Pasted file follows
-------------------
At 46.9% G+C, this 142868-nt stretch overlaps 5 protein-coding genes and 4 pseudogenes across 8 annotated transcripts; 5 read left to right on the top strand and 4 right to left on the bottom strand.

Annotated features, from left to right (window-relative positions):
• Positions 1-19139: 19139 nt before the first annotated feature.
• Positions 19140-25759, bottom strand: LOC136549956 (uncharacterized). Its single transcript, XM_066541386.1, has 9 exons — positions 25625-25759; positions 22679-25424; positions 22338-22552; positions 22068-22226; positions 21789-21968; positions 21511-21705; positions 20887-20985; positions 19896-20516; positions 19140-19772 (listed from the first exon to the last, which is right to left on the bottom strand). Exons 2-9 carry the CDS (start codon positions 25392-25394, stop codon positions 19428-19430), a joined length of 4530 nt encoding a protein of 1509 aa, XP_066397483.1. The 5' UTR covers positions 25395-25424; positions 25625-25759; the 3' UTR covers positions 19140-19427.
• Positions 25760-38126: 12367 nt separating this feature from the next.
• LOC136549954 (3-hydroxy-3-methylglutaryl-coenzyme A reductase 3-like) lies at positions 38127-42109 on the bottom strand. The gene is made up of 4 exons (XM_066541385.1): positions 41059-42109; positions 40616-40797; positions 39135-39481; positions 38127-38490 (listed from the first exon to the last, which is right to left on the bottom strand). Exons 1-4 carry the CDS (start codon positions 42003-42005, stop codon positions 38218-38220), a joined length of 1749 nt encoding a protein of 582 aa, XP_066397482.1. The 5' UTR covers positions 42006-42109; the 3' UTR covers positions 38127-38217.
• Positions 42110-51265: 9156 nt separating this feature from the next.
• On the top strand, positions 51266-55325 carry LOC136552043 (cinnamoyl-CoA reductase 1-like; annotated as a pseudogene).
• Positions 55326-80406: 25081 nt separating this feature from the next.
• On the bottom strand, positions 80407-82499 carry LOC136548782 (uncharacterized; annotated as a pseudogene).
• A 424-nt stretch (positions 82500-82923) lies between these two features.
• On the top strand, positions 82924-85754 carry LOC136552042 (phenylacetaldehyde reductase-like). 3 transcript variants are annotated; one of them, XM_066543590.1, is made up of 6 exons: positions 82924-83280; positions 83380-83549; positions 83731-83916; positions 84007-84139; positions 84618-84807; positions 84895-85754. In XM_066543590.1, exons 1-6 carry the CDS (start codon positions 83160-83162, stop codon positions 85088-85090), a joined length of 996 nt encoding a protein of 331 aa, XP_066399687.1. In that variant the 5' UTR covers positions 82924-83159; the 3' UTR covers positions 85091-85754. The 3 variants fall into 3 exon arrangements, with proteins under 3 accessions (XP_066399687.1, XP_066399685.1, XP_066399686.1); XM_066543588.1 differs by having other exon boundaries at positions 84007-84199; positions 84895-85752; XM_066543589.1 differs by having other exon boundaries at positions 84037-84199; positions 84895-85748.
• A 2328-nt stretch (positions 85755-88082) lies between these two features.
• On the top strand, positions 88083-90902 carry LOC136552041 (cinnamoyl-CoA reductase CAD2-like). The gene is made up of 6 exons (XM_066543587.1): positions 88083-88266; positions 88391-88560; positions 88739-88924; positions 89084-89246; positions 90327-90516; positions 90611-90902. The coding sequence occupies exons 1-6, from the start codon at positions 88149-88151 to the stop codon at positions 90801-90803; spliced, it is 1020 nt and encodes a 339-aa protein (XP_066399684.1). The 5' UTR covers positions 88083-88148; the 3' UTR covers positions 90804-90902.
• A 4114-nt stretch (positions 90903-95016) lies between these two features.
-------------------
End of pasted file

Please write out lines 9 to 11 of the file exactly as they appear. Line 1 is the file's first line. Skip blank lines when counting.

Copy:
• Positions 55326-80406: 25081 nt separating this feature from the next.
• On the bottom strand, positions 80407-82499 carry LOC136548782 (uncharacterized; annotated as a pseudogene).
• A 424-nt stretch (positions 82500-82923) lies between these two features.